Americana: New York
First published in 1851 by Henry Jarvis Raymond and George Jones, The New York Times is known in the publishing world as "The Gray Lady." It is one of the oldest continuously-running newspapers in the United States and considered "the newspaper of record." Coined by publisher Adolph S. Ochs in 1897, the paper's motto "All the News That's Fit to Print" is a daily reminder of the journalistic standards of the paper. Today, The New York Times is still considered one of the most prestigious papers in the world having won 104 Pulitzer Prizes, more than any other paper in the country.
The New York Times has also come to carry a certain cache in popular culture for its representation of a
cosmopolitan lifestyle. An avid reader of The Times is interested in national and international events, religion, business, sports, cars, the arts, society and fashion. Its crossword has become a yardstick for intelligence and cunning. This self-branding by The Times is evident in their other publications presented here in this exhibition: cookbooks, anthologies, histories, and decorating books. These lifestyle guides have been culled from their own previously printed pages and compiled in one handy book for the consumption of their readers.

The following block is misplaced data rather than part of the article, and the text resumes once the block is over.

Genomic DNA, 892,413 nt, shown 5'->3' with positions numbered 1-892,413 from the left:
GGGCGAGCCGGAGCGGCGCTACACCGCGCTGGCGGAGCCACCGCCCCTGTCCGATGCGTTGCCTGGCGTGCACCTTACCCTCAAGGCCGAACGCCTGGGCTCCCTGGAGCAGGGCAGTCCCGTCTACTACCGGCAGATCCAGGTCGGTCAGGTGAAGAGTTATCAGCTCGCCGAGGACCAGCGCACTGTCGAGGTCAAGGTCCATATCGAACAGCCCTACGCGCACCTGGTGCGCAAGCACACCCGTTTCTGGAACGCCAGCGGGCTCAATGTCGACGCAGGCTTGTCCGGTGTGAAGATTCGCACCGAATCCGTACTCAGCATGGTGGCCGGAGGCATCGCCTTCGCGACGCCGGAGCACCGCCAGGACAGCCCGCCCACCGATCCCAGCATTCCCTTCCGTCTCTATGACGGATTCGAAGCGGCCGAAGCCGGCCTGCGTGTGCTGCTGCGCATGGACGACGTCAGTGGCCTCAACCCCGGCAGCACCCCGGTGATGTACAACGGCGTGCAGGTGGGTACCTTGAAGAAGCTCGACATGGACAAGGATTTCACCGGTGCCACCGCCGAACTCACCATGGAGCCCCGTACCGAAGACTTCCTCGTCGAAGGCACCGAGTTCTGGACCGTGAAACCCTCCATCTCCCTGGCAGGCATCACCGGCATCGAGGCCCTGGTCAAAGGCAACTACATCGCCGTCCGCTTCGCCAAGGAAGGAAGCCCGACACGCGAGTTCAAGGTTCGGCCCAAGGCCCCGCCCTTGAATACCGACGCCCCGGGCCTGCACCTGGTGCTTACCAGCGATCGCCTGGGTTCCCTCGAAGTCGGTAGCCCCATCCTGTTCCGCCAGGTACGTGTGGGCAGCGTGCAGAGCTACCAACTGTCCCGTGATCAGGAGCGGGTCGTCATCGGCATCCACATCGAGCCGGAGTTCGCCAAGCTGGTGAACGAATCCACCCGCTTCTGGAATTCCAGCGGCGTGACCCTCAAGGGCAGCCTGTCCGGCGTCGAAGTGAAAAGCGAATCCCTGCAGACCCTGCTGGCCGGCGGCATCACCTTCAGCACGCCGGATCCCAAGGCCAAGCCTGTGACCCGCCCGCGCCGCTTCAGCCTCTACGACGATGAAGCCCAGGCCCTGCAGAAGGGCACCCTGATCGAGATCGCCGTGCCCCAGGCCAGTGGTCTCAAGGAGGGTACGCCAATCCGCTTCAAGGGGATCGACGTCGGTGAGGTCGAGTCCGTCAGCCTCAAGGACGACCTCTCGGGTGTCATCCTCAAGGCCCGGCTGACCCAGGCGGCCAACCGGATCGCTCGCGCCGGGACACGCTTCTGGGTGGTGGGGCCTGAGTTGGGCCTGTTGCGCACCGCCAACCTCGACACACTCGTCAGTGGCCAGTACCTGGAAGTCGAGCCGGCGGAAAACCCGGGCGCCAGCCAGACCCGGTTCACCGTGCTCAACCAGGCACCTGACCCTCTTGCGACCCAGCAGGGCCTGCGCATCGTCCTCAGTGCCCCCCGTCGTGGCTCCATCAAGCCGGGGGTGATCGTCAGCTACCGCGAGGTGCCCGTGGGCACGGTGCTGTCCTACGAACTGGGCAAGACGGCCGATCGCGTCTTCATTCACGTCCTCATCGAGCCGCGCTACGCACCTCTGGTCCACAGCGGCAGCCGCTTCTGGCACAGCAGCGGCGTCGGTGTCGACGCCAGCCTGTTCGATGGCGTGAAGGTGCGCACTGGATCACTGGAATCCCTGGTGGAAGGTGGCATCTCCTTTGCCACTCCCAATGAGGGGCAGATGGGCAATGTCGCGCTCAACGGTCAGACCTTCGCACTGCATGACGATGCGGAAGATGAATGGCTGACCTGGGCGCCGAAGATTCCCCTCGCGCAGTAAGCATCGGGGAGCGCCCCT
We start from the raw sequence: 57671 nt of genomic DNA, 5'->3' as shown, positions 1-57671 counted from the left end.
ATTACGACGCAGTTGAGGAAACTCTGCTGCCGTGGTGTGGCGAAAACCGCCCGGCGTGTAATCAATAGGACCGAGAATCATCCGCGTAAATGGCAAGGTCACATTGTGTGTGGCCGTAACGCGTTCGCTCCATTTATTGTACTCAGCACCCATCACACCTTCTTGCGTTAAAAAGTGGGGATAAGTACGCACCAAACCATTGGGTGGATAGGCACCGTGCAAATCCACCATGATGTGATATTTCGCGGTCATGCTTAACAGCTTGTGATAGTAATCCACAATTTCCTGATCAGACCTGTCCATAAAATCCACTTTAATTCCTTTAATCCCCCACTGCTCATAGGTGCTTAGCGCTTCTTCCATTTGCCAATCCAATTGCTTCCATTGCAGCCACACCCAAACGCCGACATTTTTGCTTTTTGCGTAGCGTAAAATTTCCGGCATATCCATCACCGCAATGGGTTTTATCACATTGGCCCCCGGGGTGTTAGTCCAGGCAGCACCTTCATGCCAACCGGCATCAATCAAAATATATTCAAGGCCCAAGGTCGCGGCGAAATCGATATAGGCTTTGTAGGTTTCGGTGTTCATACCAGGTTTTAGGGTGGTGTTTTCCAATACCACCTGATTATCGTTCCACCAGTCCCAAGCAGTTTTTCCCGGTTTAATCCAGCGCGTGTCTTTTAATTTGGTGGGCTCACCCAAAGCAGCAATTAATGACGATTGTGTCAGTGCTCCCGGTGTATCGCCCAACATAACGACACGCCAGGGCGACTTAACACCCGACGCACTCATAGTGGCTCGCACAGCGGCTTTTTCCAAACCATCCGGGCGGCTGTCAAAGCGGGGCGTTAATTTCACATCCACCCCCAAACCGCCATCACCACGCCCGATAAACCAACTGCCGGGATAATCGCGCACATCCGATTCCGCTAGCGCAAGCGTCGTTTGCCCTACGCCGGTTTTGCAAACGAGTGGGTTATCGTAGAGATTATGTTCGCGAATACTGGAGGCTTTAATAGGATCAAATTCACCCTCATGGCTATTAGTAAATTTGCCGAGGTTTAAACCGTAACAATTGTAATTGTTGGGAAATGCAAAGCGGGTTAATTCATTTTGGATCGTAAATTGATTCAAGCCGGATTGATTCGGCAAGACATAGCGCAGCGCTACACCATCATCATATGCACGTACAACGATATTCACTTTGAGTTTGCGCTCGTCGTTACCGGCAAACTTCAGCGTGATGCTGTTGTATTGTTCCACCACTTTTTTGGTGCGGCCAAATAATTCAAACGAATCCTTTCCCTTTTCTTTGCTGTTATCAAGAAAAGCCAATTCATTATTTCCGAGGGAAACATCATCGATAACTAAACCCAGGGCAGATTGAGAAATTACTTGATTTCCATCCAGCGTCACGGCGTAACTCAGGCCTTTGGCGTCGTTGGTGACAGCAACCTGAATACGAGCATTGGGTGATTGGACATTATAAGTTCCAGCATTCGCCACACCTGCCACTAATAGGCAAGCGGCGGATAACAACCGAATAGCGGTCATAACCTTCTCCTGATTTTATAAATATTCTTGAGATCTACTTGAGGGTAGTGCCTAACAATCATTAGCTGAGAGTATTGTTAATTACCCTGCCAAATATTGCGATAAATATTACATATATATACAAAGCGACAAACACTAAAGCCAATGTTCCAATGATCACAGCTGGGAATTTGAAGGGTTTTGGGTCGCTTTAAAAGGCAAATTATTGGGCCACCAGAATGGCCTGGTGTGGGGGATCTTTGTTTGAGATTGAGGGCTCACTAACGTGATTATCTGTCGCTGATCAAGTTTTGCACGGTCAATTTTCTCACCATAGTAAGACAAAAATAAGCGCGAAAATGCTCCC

However, also on display are independently published histories and exposÃ©s of the paper. These books criticize and question the role of The Times in American history and its management by the Sulzberger-Ochs dynasty. Seth Mnookin's Hard News tells the story of Jayson Blair's fabrications within The New York Times and how it has
affected the paper and journalism within the country. Other books criticize The Times for not only being factually inaccurate, but for their liberal bias and elitism like Ann Coulter's How to Talk to a Liberal (if you must). These critiques of The New York Times highlight the way in which the paper has come to represent a certain lifestyle and ideology in American culture, good or bad.
Curated by Emily Gonzalez